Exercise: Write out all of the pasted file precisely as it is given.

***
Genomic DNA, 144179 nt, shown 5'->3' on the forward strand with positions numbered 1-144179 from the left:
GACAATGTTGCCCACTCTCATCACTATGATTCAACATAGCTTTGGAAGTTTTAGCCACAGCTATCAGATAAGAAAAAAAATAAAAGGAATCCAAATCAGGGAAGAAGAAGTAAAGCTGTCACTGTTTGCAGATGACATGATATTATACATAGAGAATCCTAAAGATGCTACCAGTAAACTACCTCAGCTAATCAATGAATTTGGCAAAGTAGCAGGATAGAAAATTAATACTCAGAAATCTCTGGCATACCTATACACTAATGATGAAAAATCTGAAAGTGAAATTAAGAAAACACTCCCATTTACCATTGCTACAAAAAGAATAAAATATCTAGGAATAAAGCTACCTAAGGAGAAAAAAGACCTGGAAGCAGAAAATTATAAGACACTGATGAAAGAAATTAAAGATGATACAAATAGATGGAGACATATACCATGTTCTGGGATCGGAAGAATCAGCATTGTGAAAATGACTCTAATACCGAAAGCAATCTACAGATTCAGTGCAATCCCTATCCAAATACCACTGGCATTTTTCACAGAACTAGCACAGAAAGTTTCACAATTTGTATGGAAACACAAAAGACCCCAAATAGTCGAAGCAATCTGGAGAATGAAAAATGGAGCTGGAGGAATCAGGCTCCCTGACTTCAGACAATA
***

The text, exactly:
Genomic DNA, 144179 nt, shown 5'->3' on the forward strand with positions numbered 1-144179 from the left:
GACAATGTTGCCCACTCTCATCACTATGATTCAACATAGCTTTGGAAGTTTTAGCCACAGCTATCAGATAAGAAAAAAAATAAAAGGAATCCAAATCAGGGAAGAAGAAGTAAAGCTGTCACTGTTTGCAGATGACATGATATTATACATAGAGAATCCTAAAGATGCTACCAGTAAACTACCTCAGCTAATCAATGAATTTGGCAAAGTAGCAGGATAGAAAATTAATACTCAGAAATCTCTGGCATACCTATACACTAATGATGAAAAATCTGAAAGTGAAATTAAGAAAACACTCCCATTTACCATTGCTACAAAAAGAATAAAATATCTAGGAATAAAGCTACCTAAGGAGAAAAAAGACCTGGAAGCAGAAAATTATAAGACACTGATGAAAGAAATTAAAGATGATACAAATAGATGGAGACATATACCATGTTCTGGGATCGGAAGAATCAGCATTGTGAAAATGACTCTAATACCGAAAGCAATCTACAGATTCAGTGCAATCCCTATCCAAATACCACTGGCATTTTTCACAGAACTAGCACAGAAAGTTTCACAATTTGTATGGAAACACAAAAGACCCCAAATAGTCGAAGCAATCTGGAGAATGAAAAATGGAGCTGGAGGAATCAGGCTCCCTGACTTCAGACAATA